Nothing like a good ol’ story of Revolutionary War capture the flag

The stains alone prove just how old this flag is, but just to be sure, the N.H. Historical Society has put its stamp of approval on this hand painted silk creation.
The stains alone prove just how old this flag is, but just to be sure, the N.H. Historical Society has put its stamp of approval on this hand painted silk creation.
‘WE ARE ONE’ is the slogan for this flag belonging to the 2nd N.H. Regiment Continental Army, and coincidentally is the same thing we say before leaving the office each day.
‘WE ARE ONE’ is the slogan for this flag belonging to the 2nd N.H. Regiment Continental Army, and coincidentally is the same thing we say before leaving the office each day.

Usually, a game of capture the flag results in one side holding on to the aforementioned piece of fabric for only a short amount of time. And that’s because typically it means the start of a new battle.

Although the same cannot be said about the Revolutionary War (or any war for that fact.) So when the 9th Regiment of Foot, British Army commanded by Lt. Col. John Hill captured two flags belonging to the 2nd New Hampshire Regiment Continental Army at Fort Anne, N.Y. on July 8, 1777, there was no giving them back. In fact, Hill took those silk and hand painted creations back to England with him as a memento and set off a sequence of events that has only recently been completely recreated.

“Capturing other people’s colors, it was physical proof of victory,” N.H. Historical Society Director of Collections and Exhibitions Wes Balla said.

But before we pe too far into detail, we want to let you know that the flags are safely back in N.H. and have been since Edward Tuck purchased and donated them in 1913. They are housed at the N.H. Historical Society’s headquarters on Park Street, which Tuck funded, and are nicely framed and hung on either side of the main staircase. So don’t go buying that plane ticket to England in search of the early N.H. war memorabilia. They’re only a short drive away.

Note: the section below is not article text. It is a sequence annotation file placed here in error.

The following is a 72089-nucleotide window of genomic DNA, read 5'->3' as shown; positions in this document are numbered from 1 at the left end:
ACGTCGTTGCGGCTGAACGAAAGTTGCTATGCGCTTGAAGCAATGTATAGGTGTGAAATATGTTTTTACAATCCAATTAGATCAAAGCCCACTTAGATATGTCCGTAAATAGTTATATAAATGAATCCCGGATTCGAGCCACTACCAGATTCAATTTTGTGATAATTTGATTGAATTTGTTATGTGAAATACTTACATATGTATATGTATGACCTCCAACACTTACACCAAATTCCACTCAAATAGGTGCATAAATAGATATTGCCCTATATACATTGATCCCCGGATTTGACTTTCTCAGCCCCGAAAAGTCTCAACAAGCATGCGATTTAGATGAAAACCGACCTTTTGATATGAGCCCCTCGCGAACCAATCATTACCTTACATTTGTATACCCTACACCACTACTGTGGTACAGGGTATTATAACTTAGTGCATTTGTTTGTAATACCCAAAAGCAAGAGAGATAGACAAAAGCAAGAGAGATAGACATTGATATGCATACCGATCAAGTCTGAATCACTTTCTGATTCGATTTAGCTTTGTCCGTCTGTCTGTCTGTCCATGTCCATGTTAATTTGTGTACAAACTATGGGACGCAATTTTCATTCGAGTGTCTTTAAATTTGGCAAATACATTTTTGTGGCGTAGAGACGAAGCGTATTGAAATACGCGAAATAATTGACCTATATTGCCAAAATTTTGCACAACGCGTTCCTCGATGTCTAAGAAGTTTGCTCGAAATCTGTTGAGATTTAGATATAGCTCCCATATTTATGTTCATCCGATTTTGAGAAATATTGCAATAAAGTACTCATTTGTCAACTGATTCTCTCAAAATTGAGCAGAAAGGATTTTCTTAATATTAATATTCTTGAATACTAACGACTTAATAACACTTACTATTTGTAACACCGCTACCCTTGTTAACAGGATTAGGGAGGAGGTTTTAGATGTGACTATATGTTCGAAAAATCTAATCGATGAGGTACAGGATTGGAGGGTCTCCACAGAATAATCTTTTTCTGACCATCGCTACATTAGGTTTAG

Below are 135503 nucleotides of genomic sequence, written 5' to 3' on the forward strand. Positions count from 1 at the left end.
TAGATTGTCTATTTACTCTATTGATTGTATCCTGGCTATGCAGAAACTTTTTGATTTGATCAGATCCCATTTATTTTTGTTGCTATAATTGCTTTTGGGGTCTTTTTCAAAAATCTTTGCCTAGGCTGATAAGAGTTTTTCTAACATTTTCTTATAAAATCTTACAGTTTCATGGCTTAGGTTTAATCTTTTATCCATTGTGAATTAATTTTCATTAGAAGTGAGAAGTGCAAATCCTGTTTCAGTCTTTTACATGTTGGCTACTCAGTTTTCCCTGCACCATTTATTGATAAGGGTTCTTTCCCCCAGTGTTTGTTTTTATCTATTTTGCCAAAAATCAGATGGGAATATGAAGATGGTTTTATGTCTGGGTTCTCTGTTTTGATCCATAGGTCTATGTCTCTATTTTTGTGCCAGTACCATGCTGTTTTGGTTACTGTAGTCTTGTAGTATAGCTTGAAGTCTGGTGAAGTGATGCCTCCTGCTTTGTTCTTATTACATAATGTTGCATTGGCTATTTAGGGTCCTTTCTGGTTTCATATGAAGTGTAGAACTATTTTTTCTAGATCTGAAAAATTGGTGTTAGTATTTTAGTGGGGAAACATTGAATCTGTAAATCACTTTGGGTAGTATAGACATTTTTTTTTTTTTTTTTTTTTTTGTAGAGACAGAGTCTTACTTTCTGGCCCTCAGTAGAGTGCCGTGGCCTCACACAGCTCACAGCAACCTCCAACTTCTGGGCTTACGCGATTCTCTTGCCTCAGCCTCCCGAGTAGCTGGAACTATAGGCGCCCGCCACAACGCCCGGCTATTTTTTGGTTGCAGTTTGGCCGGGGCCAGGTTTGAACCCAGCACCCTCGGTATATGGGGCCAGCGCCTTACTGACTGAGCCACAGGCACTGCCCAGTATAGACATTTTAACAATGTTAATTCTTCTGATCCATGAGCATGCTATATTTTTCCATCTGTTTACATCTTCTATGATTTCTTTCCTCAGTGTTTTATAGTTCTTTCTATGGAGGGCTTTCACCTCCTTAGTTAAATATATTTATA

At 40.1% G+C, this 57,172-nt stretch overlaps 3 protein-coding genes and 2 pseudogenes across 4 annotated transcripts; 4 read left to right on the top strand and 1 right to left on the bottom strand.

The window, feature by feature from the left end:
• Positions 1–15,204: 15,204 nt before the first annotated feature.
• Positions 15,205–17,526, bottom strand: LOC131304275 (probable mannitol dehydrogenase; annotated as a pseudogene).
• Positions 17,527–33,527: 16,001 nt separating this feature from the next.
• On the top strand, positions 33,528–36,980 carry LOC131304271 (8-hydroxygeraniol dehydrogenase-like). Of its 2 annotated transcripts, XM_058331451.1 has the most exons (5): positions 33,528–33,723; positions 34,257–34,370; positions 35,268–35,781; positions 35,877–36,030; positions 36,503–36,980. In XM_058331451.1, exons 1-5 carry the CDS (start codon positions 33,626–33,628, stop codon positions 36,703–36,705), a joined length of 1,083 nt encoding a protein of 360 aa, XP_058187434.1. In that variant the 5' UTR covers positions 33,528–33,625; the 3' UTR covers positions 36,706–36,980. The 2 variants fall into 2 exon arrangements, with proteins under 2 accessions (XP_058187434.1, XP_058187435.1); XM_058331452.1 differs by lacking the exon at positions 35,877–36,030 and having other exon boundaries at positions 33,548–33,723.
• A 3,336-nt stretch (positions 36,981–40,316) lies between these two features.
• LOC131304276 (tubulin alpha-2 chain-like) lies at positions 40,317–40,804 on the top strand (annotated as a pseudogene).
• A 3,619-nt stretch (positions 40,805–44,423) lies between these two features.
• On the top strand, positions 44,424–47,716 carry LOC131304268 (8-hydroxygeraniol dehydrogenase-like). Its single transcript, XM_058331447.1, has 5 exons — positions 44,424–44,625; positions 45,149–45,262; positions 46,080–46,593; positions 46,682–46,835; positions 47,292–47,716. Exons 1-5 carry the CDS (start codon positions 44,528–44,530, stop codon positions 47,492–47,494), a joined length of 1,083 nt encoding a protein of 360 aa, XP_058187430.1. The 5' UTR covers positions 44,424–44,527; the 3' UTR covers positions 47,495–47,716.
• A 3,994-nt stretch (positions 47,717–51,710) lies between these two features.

“It was for the people of New Hampshire and the historical society,” Balla said. “Edward was proud of his N.H. history and his family was prominent in it.”

One of the flags is a yellowish color with a sunburst of 13 rays. ‘WE ARE ONE’ is painted in the center with 13 connecting circles around with the name of each colony painted on it. The other is blue with a central cartouche, red shield and gold scrolls on either side, containing the regiments name and the phrase, ‘THE GLORY NOT THE PREY.’

“I don’t know if there are any other New Hampshire flags from the Revolutionary War that survived,” Balla said. “These are rare and important.”

Just within the last month, Balla finally put together the final link as to how Tuck was able to purchase the flags. It was well known that Hill took the flags back to England and that they stayed within the family for many years. In 1907, the flags were located by author Gherardi Davis while doing research for his book, Regimental Colors in the War of the Revolution. It set off a five-year of back and forth about the sale and purchase of the flags with George W. N. Rogers. 

“There’s a long trail of letters in the file we have,” Balla said.

But until recently Balla didn’t know how Rogers was part of the Hill family. All he had to go with was a cryptic quote from an early 20th century book. Now you know how some of our stories start. It turns out that Rogers was the grandson of Pearce Rogers, whose first wife was Jane Hill. And you guessed it, Jane Hill (the final link) was the daughter of Lt. Col. John Hill.

“The people are as important as the object itself,” Balla said. “The further back I went, the harder it was.”

Now that the lineage of the flags have been determined, the next step is to have them one day (hopefully not too far into the future) taken off the wall and removed from a linen background to see what kind of repairs had been made.

“The story’s not over,” Balla said.

Author: Tim Goodwin

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